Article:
What happens if System 7 is percolating and gSystem.hasAppleEvents is TRUE? Well after CApplication::Run calls Preload, the former calls CApplication’s Process1Event which then calls:


to setup the all-knowing Event Loop. CSwitchboard’s ProcessEvent calls _WaitNextEvent which detects an AppleEvent with an event ID = kAEOpenApplication. As a result, CSwitchboard::DispatchEvent is called and the latter calls CSwitchboard’s DoHighLevelEvent. (The TCL assumes all high level Events are AppleEvents so you must override DoHighLevelEvent if you use high level Events that do not follow the AppleEvent Interprocess Messaging Protocol.) DoHighLevelEvent calls _AEProcessAppleEvent which calls any AppleEvent Handler you’ve installed.

Whoa, Nellie!!! I think I musta missed somin!!! Oh, yeah here’s the missing link way back when IApplication is called, CApplication’s MakeSwitchboard is called and the latter calls CSwitchboard::ISwitchboard. This dude calls _AEInstallEventHandler to install CSwitchboard’s “AppleEventHandler”. The latter calls:

 gApplication->itsSwitchboard-> DoAppleEvent( );

This little fella eventually calls:


Once again, gGopher = your app, so CApplication::DoAppleEvent is called to:


if we double-clicked on just the app.

Double-clicking on a document would instigate an AppleEvent with an event ID = kAEOpenDocument with the result that DoAppleEvent eventually calls CApplication::OpenDocument( ). NOT!! Look at CApplication’s Preload after OpenDocument is called. The former continues with a call to _ClrAppFiles to instruct the Finder™ that this document has been processed. As a result, the call to _WaitNextEvent within CSwitchboard::ProcessEvent will not detect an AppleEvent - it’s “done gone” !!!

Hey, is this TCL great or what

but plenty of time for a nap later!

In my TCL implementation of QuickTime™, a QuickTime™ movie document is a CQuickTime object, a sub-class to CDocument. Furthermore, my CMovie class is sub to CPane. When I either create a new movie document or open an existing disk-stored movie document, the first thing I call is INewQuickTime or IQuickTime, respectively. In either case, inherited::IDocument is called to initialize lastTask to NULL as I’ve already stipulated. In both cases also, I then create a new CMovie object and initialize it. This CMovie or CPane object is the sole pane or sub-view of the movie window and has two component parts, translate “instance variables”. The latter are a movie and a movie controller.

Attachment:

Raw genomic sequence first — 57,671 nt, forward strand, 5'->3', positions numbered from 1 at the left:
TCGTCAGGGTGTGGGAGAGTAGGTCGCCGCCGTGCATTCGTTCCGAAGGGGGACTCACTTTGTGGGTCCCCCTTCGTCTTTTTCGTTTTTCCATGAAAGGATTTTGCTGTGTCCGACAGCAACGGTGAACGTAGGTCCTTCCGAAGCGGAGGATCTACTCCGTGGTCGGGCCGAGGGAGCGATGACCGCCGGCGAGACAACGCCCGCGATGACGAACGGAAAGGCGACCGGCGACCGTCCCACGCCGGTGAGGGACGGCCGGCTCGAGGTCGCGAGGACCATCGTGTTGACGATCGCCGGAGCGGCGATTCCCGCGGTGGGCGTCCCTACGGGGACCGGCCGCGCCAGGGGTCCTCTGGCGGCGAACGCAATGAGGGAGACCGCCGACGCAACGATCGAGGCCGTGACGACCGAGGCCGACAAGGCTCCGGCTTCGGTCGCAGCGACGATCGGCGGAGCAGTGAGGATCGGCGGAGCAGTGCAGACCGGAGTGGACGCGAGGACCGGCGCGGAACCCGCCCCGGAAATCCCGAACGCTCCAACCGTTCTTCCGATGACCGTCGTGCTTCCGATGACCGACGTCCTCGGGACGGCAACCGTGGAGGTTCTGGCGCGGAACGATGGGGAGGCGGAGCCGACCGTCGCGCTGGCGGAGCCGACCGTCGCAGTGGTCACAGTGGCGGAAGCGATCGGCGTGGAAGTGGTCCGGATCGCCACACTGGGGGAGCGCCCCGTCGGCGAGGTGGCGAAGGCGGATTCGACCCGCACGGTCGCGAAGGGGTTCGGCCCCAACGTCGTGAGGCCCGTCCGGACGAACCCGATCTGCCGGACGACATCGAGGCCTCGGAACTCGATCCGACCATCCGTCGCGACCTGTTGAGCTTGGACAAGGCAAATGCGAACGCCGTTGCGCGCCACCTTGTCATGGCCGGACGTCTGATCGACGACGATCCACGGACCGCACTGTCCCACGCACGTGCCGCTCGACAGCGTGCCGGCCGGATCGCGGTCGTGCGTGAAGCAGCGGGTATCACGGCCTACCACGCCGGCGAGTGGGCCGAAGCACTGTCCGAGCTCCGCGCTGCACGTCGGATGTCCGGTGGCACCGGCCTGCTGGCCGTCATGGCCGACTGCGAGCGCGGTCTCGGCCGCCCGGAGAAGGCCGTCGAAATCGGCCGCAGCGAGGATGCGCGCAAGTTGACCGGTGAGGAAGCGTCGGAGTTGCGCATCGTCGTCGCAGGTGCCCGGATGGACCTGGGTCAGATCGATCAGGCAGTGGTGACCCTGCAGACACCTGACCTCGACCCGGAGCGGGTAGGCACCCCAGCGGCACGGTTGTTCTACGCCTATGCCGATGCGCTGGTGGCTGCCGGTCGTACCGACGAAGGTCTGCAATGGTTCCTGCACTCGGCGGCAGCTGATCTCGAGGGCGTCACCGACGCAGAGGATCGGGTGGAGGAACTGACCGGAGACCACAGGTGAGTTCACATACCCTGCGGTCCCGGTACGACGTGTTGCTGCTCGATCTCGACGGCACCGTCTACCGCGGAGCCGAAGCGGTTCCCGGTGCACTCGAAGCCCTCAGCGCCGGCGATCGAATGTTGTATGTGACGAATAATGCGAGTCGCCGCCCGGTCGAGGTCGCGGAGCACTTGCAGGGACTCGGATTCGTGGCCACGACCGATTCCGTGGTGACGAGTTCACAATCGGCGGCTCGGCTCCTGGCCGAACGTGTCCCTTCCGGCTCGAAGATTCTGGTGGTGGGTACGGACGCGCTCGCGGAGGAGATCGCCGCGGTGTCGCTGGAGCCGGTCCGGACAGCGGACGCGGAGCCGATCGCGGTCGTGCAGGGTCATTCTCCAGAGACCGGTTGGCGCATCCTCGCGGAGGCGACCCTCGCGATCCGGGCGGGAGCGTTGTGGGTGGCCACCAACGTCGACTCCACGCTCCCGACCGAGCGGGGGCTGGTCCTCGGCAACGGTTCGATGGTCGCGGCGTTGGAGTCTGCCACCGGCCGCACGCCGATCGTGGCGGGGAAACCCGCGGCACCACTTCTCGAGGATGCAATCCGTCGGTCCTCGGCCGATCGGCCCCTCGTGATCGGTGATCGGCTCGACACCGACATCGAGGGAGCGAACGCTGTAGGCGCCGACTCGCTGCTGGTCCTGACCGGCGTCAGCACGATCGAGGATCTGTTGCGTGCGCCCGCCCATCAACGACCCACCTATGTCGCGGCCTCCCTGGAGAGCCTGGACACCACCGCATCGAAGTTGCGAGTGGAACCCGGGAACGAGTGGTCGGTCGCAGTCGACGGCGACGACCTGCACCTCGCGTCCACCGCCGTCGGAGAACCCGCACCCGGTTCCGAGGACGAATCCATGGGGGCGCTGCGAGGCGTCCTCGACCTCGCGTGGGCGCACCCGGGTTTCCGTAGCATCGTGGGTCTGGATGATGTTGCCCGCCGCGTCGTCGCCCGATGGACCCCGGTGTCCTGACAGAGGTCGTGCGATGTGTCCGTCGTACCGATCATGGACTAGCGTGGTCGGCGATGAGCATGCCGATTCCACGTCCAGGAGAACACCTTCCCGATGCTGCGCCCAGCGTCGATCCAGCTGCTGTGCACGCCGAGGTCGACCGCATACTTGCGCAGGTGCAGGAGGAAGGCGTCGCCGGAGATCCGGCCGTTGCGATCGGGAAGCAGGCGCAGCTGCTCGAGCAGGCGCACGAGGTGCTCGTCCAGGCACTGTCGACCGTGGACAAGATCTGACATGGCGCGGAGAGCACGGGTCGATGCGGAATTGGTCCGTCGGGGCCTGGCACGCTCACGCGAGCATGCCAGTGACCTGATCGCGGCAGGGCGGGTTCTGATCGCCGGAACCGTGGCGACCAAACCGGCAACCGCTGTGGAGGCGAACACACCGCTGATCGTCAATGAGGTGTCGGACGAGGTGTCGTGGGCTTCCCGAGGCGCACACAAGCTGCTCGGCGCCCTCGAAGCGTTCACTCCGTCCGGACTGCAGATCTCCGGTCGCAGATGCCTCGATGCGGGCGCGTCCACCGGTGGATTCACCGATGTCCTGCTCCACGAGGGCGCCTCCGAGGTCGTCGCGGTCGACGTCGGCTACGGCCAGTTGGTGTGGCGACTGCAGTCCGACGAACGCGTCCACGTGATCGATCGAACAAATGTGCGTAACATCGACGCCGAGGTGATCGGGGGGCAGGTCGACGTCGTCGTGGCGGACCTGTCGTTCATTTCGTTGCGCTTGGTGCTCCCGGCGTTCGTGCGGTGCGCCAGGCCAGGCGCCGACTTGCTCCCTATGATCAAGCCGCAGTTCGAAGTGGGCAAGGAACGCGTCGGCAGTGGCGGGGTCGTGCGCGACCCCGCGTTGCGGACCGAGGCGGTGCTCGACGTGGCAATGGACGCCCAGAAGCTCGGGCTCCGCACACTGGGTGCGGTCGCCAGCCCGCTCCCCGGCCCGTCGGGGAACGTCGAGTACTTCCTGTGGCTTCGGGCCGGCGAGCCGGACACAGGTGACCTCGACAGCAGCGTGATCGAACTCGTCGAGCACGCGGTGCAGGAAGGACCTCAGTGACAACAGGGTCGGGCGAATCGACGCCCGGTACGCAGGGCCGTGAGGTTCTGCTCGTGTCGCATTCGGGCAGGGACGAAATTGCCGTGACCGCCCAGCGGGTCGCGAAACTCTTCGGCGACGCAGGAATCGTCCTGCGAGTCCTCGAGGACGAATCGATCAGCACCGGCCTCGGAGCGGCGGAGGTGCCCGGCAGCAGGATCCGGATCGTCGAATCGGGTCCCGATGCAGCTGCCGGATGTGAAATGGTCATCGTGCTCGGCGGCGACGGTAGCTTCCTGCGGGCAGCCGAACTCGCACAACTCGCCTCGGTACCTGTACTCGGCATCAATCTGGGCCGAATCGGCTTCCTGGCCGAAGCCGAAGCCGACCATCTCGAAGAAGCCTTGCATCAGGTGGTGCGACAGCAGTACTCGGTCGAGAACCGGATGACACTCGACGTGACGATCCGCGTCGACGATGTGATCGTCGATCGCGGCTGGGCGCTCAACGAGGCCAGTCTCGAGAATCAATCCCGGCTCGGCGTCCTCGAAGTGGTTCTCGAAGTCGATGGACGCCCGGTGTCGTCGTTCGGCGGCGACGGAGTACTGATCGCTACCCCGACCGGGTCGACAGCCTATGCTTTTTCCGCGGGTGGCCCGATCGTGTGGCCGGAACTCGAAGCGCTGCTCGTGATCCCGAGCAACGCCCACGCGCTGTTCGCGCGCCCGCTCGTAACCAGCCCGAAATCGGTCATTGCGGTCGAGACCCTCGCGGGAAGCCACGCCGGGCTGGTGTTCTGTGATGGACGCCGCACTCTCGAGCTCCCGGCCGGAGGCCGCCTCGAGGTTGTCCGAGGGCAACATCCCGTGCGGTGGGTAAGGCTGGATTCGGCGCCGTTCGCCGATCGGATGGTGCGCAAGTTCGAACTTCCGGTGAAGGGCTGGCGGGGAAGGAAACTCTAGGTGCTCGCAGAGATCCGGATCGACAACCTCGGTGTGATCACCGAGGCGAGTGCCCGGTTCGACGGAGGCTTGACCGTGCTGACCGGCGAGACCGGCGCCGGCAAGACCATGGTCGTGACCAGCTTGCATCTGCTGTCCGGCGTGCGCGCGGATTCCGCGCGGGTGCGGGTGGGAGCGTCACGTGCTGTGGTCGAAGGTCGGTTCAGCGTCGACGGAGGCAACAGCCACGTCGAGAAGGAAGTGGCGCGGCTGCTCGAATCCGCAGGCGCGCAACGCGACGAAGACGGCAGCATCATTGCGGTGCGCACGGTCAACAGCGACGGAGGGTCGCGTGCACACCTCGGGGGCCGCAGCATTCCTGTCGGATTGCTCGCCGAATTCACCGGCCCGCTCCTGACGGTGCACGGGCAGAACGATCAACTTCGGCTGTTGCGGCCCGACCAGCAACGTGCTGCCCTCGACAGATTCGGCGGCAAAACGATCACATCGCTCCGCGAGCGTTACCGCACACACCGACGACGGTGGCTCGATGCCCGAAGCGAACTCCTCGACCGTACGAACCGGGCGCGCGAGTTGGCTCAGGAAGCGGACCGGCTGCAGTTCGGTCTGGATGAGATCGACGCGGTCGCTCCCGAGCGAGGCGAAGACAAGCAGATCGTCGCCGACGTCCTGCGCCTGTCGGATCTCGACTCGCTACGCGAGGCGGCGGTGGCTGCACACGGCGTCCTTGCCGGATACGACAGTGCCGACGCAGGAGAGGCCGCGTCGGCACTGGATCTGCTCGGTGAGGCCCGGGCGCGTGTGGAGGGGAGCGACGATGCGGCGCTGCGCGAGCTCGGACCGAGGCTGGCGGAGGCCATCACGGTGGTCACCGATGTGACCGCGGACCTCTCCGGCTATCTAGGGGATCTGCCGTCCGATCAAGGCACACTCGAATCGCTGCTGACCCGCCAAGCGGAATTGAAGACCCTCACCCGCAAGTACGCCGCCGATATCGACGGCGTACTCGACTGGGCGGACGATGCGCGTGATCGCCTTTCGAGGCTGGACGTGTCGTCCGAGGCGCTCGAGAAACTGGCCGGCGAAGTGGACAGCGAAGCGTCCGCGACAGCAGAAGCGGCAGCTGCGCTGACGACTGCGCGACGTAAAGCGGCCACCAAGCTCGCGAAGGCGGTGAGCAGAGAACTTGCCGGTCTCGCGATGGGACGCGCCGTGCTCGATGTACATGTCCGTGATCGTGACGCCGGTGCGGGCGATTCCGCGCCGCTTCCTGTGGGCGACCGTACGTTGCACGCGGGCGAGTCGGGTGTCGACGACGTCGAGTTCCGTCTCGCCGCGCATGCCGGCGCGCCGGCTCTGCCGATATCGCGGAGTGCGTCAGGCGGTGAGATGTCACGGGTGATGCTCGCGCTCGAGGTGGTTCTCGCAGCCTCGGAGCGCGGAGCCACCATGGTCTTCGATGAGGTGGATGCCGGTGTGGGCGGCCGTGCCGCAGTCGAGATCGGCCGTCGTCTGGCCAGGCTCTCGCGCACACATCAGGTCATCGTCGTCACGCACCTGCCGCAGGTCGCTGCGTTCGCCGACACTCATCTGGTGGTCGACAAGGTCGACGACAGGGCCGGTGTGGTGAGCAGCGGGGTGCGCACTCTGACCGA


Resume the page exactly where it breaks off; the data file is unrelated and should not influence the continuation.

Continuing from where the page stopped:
This CPane is then stuffed into CQuickTime’s itsMainPane, an instance variable inherited from CDocument and into a specially added CQuickTime instance variable that I name itsMovie. When I call IMovie to initialize my new CMovie object, I call inherited::IPane( ) which eventually calls IPaneX( ) to add my CMovie pane as a sub-view of my movie window. I also call BecomeGopher(TRUE) which method my CPane = CMovie inherits from CBureaucrat. BecomeGopher makes gGopher = my CMovie. After I return from IMovie to either INewQuickTime or IQuickTime, I then set CQuickTime::itsGopher, inherited from CDirector, = my just-initialized CMovie.

One of the key points of all this is that the gopher is a CPane rather than a CDocument as it is under more conventional circumstances. My rationale for this exception is based strictly on the answer to “What exactly am I undoing?”. I wish to undo all the usual editing commands such as Cut and Copy. I am cutting or copying movie frame(s) that constitute one of the two components of a CMovie pane, not a movie document which is a CQuickTime object = CDocument. As a matter of fact, I can have a CQuickTime document consisting of the solitary CMovie window pane whose movie component is empty (guess what my INewQuickTime does? - there’ll be a quiz tomorrow morning).

So when CSwitchboard detects a mouseDown Event and calls CDesktop’s DispatchClick, the latter may find that said mouseDown occurred in the Menubar. As a result:

 gGopher->DoCommand( );

is called which is really my CMovie::DoCommand. So what does the latter look like? Before I get into any more QuickTime™ details, the real question is “What must it look like in order to implement undoing?”, QuickTime™ or not..

Another Commercial break

Just to complete the description of my OOP implementation of QuickTime™, a QuickTime™ movie file is a CResFile object, said file dutifully stored in CQuickTime::itsFile as inherited from CDocument. Although itsFile is a CFile, CResFile is sub to CFile, so everything’s right with the world. CFile objects come into play with saving-to-disk, which subject I am not going to cover this month. Reverting changes to the CQuickTime document by temporary, un-saved editing commands is another subject not to be covered here. However, curiosity will hopefully get the better of you kind readers and you will download my “CQuickTime.sea” file from either GEnie or America Online.